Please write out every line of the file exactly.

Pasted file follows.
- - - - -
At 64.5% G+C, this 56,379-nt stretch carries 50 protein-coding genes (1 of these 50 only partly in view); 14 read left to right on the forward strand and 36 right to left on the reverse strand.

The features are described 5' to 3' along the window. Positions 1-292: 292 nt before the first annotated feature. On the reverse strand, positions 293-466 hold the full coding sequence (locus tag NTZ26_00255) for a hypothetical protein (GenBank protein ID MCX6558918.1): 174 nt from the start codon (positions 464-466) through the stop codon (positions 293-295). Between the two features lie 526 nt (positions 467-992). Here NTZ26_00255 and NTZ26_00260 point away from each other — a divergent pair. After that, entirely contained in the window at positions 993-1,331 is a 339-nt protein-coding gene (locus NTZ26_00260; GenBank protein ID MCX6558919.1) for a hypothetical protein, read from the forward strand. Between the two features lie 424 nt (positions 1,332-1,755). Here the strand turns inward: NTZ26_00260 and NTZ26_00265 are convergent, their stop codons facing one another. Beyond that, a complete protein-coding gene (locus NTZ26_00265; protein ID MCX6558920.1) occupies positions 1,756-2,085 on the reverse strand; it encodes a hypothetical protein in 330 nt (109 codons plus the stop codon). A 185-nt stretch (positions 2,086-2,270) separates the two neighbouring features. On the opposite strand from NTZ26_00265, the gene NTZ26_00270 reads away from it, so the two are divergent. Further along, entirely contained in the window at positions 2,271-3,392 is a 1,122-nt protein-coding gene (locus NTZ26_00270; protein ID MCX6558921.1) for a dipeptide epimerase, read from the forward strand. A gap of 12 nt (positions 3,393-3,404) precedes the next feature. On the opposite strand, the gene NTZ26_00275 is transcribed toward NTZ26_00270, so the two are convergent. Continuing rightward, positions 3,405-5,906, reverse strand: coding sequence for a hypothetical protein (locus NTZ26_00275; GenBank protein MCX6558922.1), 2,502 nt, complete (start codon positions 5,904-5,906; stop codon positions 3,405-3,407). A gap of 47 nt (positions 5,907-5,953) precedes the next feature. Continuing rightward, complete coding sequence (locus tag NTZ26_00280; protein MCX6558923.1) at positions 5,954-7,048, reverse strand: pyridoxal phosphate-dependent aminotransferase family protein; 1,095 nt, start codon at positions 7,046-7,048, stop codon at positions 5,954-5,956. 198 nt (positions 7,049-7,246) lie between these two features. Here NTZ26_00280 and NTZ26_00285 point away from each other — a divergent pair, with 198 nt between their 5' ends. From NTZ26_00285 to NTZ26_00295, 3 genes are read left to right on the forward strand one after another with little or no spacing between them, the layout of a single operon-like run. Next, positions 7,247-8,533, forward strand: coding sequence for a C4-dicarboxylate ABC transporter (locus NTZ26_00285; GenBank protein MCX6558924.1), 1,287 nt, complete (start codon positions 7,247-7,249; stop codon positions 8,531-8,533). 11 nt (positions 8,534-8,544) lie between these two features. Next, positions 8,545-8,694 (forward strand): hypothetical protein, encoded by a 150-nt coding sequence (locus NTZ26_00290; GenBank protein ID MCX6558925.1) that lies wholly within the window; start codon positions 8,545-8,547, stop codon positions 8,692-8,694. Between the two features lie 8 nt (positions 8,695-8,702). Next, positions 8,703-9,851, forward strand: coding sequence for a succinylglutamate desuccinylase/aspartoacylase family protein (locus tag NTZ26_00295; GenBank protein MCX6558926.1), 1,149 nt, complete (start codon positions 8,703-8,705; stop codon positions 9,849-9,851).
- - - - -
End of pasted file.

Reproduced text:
At 64.5% G+C, this 56,379-nt stretch carries 50 protein-coding genes (1 of these 50 only partly in view); 14 read left to right on the forward strand and 36 right to left on the reverse strand.

The features are described 5' to 3' along the window. Positions 1-292: 292 nt before the first annotated feature. On the reverse strand, positions 293-466 hold the full coding sequence (locus tag NTZ26_00255) for a hypothetical protein (GenBank protein ID MCX6558918.1): 174 nt from the start codon (positions 464-466) through the stop codon (positions 293-295). Between the two features lie 526 nt (positions 467-992). Here NTZ26_00255 and NTZ26_00260 point away from each other — a divergent pair. After that, entirely contained in the window at positions 993-1,331 is a 339-nt protein-coding gene (locus NTZ26_00260; GenBank protein ID MCX6558919.1) for a hypothetical protein, read from the forward strand. Between the two features lie 424 nt (positions 1,332-1,755). Here the strand turns inward: NTZ26_00260 and NTZ26_00265 are convergent, their stop codons facing one another. Beyond that, a complete protein-coding gene (locus NTZ26_00265; protein ID MCX6558920.1) occupies positions 1,756-2,085 on the reverse strand; it encodes a hypothetical protein in 330 nt (109 codons plus the stop codon). A 185-nt stretch (positions 2,086-2,270) separates the two neighbouring features. On the opposite strand from NTZ26_00265, the gene NTZ26_00270 reads away from it, so the two are divergent. Further along, entirely contained in the window at positions 2,271-3,392 is a 1,122-nt protein-coding gene (locus NTZ26_00270; protein ID MCX6558921.1) for a dipeptide epimerase, read from the forward strand. A gap of 12 nt (positions 3,393-3,404) precedes the next feature. On the opposite strand, the gene NTZ26_00275 is transcribed toward NTZ26_00270, so the two are convergent. Continuing rightward, positions 3,405-5,906, reverse strand: coding sequence for a hypothetical protein (locus NTZ26_00275; GenBank protein MCX6558922.1), 2,502 nt, complete (start codon positions 5,904-5,906; stop codon positions 3,405-3,407). A gap of 47 nt (positions 5,907-5,953) precedes the next feature. Continuing rightward, complete coding sequence (locus tag NTZ26_00280; protein MCX6558923.1) at positions 5,954-7,048, reverse strand: pyridoxal phosphate-dependent aminotransferase family protein; 1,095 nt, start codon at positions 7,046-7,048, stop codon at positions 5,954-5,956. 198 nt (positions 7,049-7,246) lie between these two features. Here NTZ26_00280 and NTZ26_00285 point away from each other — a divergent pair, with 198 nt between their 5' ends. From NTZ26_00285 to NTZ26_00295, 3 genes are read left to right on the forward strand one after another with little or no spacing between them, the layout of a single operon-like run. Next, positions 7,247-8,533, forward strand: coding sequence for a C4-dicarboxylate ABC transporter (locus NTZ26_00285; GenBank protein MCX6558924.1), 1,287 nt, complete (start codon positions 7,247-7,249; stop codon positions 8,531-8,533). 11 nt (positions 8,534-8,544) lie between these two features. Next, positions 8,545-8,694 (forward strand): hypothetical protein, encoded by a 150-nt coding sequence (locus NTZ26_00290; GenBank protein ID MCX6558925.1) that lies wholly within the window; start codon positions 8,545-8,547, stop codon positions 8,692-8,694. Between the two features lie 8 nt (positions 8,695-8,702). Next, positions 8,703-9,851, forward strand: coding sequence for a succinylglutamate desuccinylase/aspartoacylase family protein (locus tag NTZ26_00295; GenBank protein MCX6558926.1), 1,149 nt, complete (start codon positions 8,703-8,705; stop codon positions 9,849-9,851).